and far-seeing effort to tackle the Northern Ireland probIlm is being made by the Irish School of Ecumenics, according to the Church of Ireland Bishop of Clogher, Dr. R. P. C. Hanson.
He continued: "It's scope is limited, its resources small, but no other organisation in Ireland is making so constructive an effort to resolve the great dilemma in the intellectual, academic and pastoral fields."
The Irish School of Ecumenies was officially inaugurated in 1970 by the Rev. Dr. Eugene Carson Blake, then general secretary of the World Council of Churches.
Its students since then have included Anglicans, Free Churchmen and Catholics. from Northern Ireland and the Republic, Britain, Malta, France, India, Africa, Australia and the United States. Laity and nuns have studied there, as well as ordained clergy.
FIELD WORK As a post-graduate institution-students are candidates for B.Phil., M.Litt. or Ph.D.-the school advances the cause of . Christian unity through research and study. Each student is required to become familiar with religious traditions other than his own. The major subjects for study are always presented by an inter-denominational team of teachers.
Last month the Rev. A. I. C. Ileron, a Scottish Presbyterian, joined the school from the University of Tubingen, Germany, as Research Lecturer in Ecumenical Theology. The school is fully interdenominational not only in its student body but also in its teaching staff, academic council and trustees.
The programme of studies give an important place to field work which requires personal involvement in the life of other Christian communities. Most students do a one-year course after which they return to their previous occupations and work within these to promote closer collaboration between people of different persuasions at the local level.
Those who stay on longer are equipped to develop ecumenical programmes at diocesan or regional levels; some are proceeding to academic careers in universities, seminaries and training colleges.
Graduates of the school already occupy positions of influence and posts of responsibility. The Rev. William Pike is Church of Ireland Rector of Tralee, where he is in charge of an Anglican team ministry which he would hope to make interdenominational.
RE-EDUCATORS A spokesman for the school said it was especially conscious of the role it could play in modern Ireland. It sought to encourage the reconciliation which alone could surmount the deep divisions within the country. The importance of the contribution which the school could make to Ireland could be gauged from consideration of the following two facts: 1-No basic research, such as the school planned to undertake,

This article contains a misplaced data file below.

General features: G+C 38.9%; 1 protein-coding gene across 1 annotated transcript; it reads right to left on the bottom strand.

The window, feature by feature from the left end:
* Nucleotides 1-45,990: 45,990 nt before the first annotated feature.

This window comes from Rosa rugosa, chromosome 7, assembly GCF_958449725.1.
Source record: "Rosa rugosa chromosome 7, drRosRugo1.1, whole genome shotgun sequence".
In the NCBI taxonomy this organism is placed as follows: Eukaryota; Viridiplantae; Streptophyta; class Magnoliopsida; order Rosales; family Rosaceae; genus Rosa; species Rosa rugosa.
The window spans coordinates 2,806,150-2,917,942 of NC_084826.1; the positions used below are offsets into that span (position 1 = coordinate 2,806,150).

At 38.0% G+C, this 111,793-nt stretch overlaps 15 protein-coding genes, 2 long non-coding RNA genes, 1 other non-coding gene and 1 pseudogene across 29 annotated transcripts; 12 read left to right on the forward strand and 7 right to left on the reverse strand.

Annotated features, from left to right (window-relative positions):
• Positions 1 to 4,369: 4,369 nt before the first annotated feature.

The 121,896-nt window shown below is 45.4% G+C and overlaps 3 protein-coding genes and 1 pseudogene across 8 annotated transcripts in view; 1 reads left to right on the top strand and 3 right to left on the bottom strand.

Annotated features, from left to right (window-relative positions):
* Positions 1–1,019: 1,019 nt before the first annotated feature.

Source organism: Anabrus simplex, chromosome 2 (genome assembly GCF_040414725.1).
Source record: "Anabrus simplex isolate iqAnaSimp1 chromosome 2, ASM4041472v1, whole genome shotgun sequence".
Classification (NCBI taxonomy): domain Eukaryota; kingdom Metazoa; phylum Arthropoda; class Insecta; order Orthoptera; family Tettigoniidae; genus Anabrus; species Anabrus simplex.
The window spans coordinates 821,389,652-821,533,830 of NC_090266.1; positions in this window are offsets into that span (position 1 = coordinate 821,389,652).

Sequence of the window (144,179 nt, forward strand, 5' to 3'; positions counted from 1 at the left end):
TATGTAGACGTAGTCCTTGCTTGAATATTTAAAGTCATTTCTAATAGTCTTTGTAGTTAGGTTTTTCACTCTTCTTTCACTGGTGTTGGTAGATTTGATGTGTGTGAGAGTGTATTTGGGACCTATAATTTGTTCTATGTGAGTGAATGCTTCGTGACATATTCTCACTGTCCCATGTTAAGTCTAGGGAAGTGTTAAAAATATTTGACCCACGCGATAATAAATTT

Priests banned for remarks about atheists'
TWO PRIESTS in Slovakia have been suspended from their work and given conditional prison sentences by Czech courts.
Fr. Justin Jurga, who worked in Bosaca, and the unnamed parish priest of Adamovske Kochanovee. were both found guilty of "abusing the majesty of death and of church ceremonies by slandering convinced atheists".
The charges stem from "offensive remarks" which the priests are alleged to have made at burials of atheists.
"To a man without faith there remains only despair. the noose or the bullet" one priest is supposed to have said.
Justin Jurga, a young priest ordained in 1967. was given a con ditional 6 month prison sentence and forbidden to work as a priest for three years. The second priest was also given a conditional sentence and barred for two years. had as yet been done in such critical areas as the religious education and upbringing of the children of mixed marriages.
2-None of the Churches in Ireland had as yet a full-time ecumenical officer. None of them had an ecumenical officer specially trained for the work. It was only last summer that for the first time the Irish Council of Churches appointed a full-time secretary. The school saw its Irish graduates as potential reeducators of Irish society.
To do all this work properly, for which it was uniquely fitted, the school needed substantial material support. This had not been lacking. Many individuals and commercial firms had already made handsome contributions to the school's foundation and research fund.
These gifts to date totalled nearly £50,000-a considerable sum but still well short of the target figure of £200,000 needed to build a secure financial basis for the provision of scholarships, staff salaries and research facilities.
The school's sponsoring committee includes the Catholic Bishop of Ardagh and Clonmacnoise, Dr. Cabal B. Daly: the Church of Ireland Bishop of Cashel, Dr. John W. Armstrong; the Very Rev. Principal J. L. M. Haire, of the Presbyterian Church in Ireland, and the Rev. Robert A. Nelson, of the Methodist Church in Ireland.
Fr. Michael Hurley, S.J., director of the school, is also a member of the sponsoring committee.
rate is 11?\,
NEW statistics released in ----1''America and Europe indicate falling population levels.
In America. figures released by the National Centre for Health Statistics show that the country's fertility rate has dropped below the replacement rate necessary for zero population growth.
The replacement level is 2.1 children per family. During 1972, the level fell, in fact. to 2.08 children per family.
In Europe, a survey undertaken by Acumen, the Lon• don market research organisation, indicated that the availability of a wide range of Contraceptives, including the Pill, was irrelevant to population levels.
Acumen's figures show that in the late 1950s and early 1960s there was a great surge of births in all the countries of Western Europe.
As early as 1961 the numbers rose to a peak in Portugal. Not until 1964 did they reach a peak in Britain and most other countries. And Catholic countries showed the same decline as non-Catholic ones.
Indications in Britain are that the decline will continue as it did in the 70 years before the 1939-45 war. .